Teachers in public schools are today scheduled to stage a countrywide strike to press the government fulfill their demands.
The Tanzania Teachers Union President, Gratian Mukoba stressed yesterday that the strike would go ahead, saying they were not threatened by the government.
Mukoba who granted an interview to The Guardian said even if the government forced teachers to report for duty, no work will be done.
“Teaching is a profession of one’s choice. Even if they are to force the teachers, if they don’t want to teach, no subject will be taught,” he said, adding: “You can take a donkey to the well, but you cannot force it to drink.”
Mukoba said their strike was legal and they have followed all the legal procedures in making the exercise fruitful.
As the TTU leader confirmed that the strike would go ahead, TTU Tanga regional operation committee emphasised that teachers in the region supported it.
“We want all teachers to stay home from July 30th today this year until further notice from the president of Tanzania Teachers Union (TTU) Gratian Mukoba.
TTU in Tanga region insisted that the strike is legal arguing that there was no reason for members to be scared by threats issued by the government.
Chairman of the committee Sufiani Mussa said teachers have no reason to listen to any government officials at any level from the district, regional and national level.
“The strike is legal by law. Teachers are not supposed to be scared and they should not follow or listen to any statements from government officials,” he stressed.
For his part, the TTU Secretary in Tanga region Ndelamio Mangesho said 84 percent of teachers’ votes for yes in support of the strike.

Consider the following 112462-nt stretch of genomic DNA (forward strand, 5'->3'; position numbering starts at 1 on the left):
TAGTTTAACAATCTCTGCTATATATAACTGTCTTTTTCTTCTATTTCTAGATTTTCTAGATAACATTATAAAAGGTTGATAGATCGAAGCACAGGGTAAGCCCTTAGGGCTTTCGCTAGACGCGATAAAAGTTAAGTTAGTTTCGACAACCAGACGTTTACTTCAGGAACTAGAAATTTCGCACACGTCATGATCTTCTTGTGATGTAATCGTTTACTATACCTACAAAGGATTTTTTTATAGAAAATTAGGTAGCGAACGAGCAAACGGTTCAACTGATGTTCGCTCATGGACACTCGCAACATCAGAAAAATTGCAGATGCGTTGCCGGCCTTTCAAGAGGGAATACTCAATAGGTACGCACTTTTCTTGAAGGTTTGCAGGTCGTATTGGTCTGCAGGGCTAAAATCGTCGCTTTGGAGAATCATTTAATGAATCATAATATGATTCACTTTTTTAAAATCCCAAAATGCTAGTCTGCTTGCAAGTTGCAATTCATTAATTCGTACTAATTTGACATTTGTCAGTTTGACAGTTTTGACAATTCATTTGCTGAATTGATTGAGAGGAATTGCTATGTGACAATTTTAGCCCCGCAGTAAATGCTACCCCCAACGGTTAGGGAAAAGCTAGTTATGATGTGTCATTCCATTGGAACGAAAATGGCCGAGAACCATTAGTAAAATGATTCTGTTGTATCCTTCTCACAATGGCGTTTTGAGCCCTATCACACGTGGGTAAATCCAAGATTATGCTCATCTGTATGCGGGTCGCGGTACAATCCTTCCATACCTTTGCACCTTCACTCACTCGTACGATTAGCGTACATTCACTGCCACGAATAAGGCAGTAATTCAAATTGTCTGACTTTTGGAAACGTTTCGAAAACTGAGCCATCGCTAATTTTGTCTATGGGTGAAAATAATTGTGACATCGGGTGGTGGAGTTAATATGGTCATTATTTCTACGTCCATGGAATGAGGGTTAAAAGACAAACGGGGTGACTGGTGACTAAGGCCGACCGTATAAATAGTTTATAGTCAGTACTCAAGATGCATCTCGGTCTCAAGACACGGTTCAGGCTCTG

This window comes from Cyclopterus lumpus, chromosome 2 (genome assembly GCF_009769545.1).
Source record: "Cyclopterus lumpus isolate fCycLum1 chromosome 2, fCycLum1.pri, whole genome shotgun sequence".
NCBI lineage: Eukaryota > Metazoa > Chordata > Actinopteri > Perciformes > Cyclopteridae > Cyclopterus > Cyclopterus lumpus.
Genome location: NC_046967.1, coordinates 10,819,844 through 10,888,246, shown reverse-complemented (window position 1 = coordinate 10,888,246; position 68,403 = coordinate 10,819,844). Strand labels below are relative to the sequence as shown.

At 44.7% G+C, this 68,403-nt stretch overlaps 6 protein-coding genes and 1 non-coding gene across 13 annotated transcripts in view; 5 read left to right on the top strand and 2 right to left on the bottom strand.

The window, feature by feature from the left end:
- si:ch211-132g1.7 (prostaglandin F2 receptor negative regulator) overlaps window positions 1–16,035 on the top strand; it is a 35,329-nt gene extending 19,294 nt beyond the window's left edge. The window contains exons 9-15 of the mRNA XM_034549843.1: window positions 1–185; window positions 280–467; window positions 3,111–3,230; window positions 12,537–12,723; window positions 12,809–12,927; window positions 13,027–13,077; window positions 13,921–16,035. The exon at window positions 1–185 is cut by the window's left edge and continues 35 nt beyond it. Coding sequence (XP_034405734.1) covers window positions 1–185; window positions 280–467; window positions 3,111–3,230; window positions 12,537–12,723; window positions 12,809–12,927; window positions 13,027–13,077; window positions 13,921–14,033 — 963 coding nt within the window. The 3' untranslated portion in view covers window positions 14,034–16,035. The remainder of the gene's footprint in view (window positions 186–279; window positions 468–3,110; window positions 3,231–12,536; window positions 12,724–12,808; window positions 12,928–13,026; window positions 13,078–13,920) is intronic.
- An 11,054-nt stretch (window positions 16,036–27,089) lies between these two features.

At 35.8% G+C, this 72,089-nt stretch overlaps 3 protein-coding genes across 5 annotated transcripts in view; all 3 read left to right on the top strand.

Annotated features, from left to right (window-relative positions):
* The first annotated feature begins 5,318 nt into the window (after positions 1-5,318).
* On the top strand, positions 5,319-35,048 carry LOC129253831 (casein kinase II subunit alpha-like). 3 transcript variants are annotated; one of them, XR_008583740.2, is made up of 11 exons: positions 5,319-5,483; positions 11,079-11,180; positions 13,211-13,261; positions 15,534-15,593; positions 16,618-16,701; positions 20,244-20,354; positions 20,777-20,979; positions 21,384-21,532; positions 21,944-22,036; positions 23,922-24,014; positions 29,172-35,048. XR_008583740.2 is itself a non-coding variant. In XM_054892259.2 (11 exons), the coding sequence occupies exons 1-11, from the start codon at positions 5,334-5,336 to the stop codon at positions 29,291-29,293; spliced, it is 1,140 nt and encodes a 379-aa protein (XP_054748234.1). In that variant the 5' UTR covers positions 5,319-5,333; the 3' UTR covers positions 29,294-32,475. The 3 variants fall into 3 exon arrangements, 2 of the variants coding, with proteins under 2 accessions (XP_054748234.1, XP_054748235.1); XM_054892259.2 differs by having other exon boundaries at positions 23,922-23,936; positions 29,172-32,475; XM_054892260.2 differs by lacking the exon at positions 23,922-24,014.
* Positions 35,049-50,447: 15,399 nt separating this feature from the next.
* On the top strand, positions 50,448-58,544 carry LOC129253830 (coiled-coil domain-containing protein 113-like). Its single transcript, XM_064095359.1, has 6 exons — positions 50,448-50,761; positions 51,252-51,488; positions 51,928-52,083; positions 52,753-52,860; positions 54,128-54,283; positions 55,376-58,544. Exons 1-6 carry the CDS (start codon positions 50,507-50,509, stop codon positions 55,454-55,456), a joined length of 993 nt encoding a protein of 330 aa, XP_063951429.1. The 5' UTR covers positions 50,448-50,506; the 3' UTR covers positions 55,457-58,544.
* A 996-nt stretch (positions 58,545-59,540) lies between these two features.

Mangesho said out of 12,681 members who voted, only 164 said no out of 13,000 teachers present in the region.
He said teachers’ claims are divided into three groups in which one is for the additional salary by 100 per cent for beginning teachers, restoration of the payment of training allowances by 50 percent and 55 percent for teachers teaching science studies.
“Other claims are 30 per cent allowances of working in difficult environments’ in order to boost the morale of the teachers,” said the secretary.
TTU provided 30 days for the government to meet with them in order to discuss and negotiate their interests but the appointed mediator to solve the matter failed. The government also failed to come up with any answers to the TTU claims.
However, the strike contradicts with the government law according to the Deputy Minister of Education and Vocational Training Phillipo Mulugo who urged the teachers to call off their strike, saying the matter was still in court.
He also warned that any teacher who will take part in the strike will have violated the order and legal actions will be taken against him or her.
He instructed all education inspectors in all districts to inspect all schools and take note of teachers attending school and those who have not for further action.